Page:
The following is a contributed article by Brent Alderfer, Founder & CEO of Community Energy.
It's 2020 and the talk is decarbonization. Many recognize that by 2050 we need to see net-zero carbon emissions across all sectors. In the meantime, climate change won't wait — the power sector will need to eliminate 70-80% of its carbon emissions by 2030.
With the stunning advances in renewables, that target is within reach, but we will need a good dance partner. It's time for renewables and gas to tango.
The past 20 years for renewables
To see what's possible in decarbonization in the next decade, we can look at the path charted over the last two.
In the early 2000s, the renewables industry cut through entrenched markets and hostile policies to get the first utility-scale wind projects permitted, financed and on-line, demonstrating that renewable energy could meet load alongside the big-boys of the grid — coal, gas and nuclear. Those early advances in wind generation delivered larger generators, longer blades and taller towers making windfarms feasible in moderate wind regimes east of California, then east of the Rockies, and now offshore on the east coast.
Initially the levelized cost of wind energy was well above conventional generation. Luckily, early adopters, leading university, corporate and residential electric customers shouldered higher priced green power in a successful example of deployment-led innovation that successfully commercialized wind generation in states where there was none before.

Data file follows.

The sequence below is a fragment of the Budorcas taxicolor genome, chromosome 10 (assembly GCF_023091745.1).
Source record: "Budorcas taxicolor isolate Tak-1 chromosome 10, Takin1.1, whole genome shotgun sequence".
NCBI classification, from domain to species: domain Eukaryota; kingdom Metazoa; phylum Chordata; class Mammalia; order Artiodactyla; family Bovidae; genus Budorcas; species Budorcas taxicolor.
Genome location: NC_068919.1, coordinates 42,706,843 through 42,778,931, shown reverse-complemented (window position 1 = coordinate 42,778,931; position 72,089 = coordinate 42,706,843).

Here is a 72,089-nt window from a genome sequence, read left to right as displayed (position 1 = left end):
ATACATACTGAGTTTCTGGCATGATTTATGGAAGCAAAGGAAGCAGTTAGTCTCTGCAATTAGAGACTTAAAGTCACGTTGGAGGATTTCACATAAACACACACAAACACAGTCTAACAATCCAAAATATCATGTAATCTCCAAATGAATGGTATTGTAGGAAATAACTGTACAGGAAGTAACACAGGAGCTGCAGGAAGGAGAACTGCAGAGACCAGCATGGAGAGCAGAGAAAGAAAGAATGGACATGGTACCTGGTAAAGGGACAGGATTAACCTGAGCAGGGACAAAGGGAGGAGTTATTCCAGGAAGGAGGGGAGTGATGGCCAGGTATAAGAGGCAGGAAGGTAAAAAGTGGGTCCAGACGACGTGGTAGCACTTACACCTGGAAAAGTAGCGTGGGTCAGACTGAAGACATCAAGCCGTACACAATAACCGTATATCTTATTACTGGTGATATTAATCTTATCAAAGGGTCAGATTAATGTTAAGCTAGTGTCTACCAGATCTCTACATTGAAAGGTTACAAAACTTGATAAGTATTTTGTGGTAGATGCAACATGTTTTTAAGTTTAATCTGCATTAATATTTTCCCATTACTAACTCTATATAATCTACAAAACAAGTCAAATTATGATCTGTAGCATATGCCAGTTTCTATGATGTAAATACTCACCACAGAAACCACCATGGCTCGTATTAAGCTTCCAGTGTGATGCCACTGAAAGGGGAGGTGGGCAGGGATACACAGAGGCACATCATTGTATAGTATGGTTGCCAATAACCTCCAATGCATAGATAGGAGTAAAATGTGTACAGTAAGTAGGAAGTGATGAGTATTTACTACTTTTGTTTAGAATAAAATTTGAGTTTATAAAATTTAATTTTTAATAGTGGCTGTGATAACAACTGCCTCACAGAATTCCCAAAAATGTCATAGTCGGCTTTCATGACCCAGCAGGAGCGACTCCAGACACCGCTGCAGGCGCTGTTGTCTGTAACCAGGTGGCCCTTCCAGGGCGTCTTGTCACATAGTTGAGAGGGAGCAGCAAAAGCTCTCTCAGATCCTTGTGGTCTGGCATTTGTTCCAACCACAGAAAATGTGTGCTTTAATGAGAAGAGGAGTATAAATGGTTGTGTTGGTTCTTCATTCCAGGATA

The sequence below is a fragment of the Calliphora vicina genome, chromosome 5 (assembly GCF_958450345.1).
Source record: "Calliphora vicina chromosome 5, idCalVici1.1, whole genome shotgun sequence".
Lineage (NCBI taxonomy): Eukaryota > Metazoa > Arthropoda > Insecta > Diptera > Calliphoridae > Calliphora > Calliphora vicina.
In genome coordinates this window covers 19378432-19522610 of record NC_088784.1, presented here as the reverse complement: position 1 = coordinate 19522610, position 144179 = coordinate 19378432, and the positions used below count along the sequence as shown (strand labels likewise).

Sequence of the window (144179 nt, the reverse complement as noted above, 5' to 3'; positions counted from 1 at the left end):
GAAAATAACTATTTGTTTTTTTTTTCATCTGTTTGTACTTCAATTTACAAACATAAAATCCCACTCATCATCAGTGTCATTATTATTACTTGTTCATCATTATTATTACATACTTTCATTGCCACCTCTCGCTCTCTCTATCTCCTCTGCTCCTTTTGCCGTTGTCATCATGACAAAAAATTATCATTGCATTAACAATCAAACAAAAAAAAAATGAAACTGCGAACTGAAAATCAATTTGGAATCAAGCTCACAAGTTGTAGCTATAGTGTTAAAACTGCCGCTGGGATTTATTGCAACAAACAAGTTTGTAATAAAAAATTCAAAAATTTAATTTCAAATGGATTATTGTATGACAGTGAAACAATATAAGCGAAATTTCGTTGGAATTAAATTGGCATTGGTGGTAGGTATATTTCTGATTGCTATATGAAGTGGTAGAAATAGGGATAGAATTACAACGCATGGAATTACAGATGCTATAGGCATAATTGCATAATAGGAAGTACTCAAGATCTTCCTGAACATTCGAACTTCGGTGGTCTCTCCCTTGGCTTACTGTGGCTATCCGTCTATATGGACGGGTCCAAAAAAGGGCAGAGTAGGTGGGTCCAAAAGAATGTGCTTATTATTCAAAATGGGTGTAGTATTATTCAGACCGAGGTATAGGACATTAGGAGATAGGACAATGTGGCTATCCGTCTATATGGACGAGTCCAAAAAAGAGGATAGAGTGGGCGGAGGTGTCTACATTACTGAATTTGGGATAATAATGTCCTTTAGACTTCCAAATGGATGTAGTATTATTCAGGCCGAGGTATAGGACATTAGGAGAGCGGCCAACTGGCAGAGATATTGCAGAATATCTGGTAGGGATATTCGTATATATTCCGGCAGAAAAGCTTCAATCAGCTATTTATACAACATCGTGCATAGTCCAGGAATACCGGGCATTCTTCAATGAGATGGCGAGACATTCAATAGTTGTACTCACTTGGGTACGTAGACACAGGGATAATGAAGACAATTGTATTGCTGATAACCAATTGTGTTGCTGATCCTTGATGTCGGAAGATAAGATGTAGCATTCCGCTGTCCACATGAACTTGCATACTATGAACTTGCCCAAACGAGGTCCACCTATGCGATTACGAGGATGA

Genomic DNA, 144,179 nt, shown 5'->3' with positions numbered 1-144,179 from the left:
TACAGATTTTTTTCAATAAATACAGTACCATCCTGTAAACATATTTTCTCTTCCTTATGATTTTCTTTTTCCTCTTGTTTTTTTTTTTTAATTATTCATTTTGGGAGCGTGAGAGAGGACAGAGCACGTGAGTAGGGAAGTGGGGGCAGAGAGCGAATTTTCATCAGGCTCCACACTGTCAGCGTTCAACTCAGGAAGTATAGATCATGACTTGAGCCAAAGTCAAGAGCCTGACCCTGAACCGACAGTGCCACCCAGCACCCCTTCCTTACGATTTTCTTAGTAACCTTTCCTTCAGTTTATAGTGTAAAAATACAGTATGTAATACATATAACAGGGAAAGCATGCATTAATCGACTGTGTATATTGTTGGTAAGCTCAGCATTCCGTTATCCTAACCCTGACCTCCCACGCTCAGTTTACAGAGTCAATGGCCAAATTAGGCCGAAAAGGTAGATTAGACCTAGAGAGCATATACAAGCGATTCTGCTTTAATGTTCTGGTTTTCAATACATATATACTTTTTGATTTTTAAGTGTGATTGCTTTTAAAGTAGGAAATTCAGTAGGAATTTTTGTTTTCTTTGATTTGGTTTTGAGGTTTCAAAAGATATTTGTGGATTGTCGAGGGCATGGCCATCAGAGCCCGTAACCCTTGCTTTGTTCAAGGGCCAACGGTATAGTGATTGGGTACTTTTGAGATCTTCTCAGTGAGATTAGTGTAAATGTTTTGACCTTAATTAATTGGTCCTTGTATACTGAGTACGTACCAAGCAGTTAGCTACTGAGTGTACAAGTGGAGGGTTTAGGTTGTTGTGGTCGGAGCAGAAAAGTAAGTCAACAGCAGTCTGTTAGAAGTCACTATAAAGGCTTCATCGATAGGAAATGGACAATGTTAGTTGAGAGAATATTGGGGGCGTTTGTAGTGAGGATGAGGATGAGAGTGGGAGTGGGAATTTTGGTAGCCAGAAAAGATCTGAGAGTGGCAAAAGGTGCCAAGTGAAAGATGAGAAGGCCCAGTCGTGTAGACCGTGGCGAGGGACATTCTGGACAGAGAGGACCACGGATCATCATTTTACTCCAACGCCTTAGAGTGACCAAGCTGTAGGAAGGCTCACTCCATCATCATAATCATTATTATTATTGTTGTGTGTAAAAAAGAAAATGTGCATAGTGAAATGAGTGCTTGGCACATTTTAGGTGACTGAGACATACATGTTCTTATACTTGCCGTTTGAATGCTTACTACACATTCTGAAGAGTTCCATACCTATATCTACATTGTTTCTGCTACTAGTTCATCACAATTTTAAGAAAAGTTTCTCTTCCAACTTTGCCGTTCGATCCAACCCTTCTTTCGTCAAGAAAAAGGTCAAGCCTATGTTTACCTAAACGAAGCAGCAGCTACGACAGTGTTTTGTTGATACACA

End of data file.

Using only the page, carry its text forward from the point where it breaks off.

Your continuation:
With reliability established, many states adopted renewable portfolio standards requiring minimum percentages of renewable energy in their electric generation mix. By the end of the first decade, new wind energy capacity provided about 2% of national load.
Following the path blazed by wind technology, utility-scale solar entered the field in the 2010s.
Better modules, new trackers and standardized assembly and construction steered solar down the technology learning curve, reducing costs by 70 to 80%. States added solar carveouts to their renewable portfolio standards assuring a slow ramp up of grid-connected solar and attracting some of the established financing and investors from the wind industry.